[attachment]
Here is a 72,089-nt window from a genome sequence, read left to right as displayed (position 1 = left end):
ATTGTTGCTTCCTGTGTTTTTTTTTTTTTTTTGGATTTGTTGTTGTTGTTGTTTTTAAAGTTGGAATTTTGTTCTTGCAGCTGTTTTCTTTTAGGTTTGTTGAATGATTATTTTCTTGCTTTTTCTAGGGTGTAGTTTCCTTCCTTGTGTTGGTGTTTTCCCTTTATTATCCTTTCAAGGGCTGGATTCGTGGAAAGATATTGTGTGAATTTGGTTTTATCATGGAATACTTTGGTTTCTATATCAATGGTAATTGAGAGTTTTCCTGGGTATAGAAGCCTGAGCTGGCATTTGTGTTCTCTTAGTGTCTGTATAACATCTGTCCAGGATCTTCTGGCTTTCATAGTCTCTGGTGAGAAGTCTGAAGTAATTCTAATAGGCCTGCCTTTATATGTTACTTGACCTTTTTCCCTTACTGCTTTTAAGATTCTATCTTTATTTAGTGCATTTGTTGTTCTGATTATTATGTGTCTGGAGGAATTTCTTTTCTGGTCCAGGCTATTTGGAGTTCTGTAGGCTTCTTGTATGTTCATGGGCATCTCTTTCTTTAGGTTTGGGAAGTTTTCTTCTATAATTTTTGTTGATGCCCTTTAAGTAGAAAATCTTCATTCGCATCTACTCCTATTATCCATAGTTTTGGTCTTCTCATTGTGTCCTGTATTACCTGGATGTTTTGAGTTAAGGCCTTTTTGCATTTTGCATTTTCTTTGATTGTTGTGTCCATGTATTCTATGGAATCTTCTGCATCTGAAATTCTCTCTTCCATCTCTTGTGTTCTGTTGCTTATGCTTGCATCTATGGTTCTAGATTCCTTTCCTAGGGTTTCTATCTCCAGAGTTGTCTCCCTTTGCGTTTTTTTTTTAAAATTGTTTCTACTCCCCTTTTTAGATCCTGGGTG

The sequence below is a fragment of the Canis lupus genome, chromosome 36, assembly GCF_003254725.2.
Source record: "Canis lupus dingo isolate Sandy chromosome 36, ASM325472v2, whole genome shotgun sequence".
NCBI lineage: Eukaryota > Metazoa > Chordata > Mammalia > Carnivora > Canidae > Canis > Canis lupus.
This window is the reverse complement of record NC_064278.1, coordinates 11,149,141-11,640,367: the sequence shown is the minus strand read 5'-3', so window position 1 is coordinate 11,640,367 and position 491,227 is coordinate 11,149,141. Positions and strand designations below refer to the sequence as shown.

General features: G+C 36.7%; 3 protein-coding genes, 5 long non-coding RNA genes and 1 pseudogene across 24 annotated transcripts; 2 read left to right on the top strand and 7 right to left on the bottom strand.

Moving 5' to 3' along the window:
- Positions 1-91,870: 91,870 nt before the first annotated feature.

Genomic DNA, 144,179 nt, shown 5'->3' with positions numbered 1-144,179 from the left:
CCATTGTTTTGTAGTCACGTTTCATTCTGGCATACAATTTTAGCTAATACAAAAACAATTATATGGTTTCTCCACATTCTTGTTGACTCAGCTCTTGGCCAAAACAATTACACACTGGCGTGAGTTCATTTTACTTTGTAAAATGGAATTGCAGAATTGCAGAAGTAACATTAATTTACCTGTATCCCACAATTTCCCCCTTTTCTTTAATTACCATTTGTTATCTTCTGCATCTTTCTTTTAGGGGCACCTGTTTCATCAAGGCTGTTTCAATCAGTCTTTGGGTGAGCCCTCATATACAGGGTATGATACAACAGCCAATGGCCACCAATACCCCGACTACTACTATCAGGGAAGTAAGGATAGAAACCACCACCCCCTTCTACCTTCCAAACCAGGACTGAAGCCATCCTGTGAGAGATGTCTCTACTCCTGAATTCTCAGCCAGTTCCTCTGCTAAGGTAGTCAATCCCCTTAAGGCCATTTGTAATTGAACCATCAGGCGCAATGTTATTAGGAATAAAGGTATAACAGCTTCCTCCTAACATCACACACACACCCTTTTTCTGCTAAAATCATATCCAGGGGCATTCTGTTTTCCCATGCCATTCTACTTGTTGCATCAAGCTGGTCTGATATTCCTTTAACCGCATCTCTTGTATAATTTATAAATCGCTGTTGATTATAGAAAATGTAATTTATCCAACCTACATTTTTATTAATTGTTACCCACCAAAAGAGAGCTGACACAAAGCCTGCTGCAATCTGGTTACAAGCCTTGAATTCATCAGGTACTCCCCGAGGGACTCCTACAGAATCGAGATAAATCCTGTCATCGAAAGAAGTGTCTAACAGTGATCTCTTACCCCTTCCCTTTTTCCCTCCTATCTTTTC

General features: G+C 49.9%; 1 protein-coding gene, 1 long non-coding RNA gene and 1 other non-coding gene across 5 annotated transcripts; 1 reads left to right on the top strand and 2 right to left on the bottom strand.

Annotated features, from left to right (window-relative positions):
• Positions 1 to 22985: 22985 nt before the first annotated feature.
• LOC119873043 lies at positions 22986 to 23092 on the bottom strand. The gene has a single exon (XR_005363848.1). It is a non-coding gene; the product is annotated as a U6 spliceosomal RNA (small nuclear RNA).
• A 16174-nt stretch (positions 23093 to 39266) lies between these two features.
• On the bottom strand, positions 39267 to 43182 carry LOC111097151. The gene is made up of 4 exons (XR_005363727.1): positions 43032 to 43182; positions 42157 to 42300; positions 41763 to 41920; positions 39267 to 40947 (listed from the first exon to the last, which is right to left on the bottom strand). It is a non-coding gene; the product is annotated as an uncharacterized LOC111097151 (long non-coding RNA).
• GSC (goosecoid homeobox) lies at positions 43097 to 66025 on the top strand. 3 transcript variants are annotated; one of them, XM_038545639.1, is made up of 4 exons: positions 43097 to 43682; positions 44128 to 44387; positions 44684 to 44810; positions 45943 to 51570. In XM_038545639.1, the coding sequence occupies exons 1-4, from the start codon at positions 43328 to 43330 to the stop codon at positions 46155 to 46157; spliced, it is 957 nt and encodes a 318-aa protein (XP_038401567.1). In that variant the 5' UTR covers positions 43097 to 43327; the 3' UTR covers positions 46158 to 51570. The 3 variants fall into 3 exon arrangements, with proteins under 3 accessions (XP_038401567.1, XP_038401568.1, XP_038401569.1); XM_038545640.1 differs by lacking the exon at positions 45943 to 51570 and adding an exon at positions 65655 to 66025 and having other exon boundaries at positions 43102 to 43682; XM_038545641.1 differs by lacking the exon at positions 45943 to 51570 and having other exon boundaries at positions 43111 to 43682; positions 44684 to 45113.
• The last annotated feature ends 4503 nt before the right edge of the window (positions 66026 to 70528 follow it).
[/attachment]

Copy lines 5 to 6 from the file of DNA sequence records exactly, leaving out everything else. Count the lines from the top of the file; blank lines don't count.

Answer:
NCBI lineage: Eukaryota > Metazoa > Chordata > Mammalia > Carnivora > Canidae > Canis > Canis lupus.
This window is the reverse complement of record NC_064278.1, coordinates 11,149,141-11,640,367: the sequence shown is the minus strand read 5'-3', so window position 1 is coordinate 11,640,367 and position 491,227 is coordinate 11,149,141. Positions and strand designations below refer to the sequence as shown.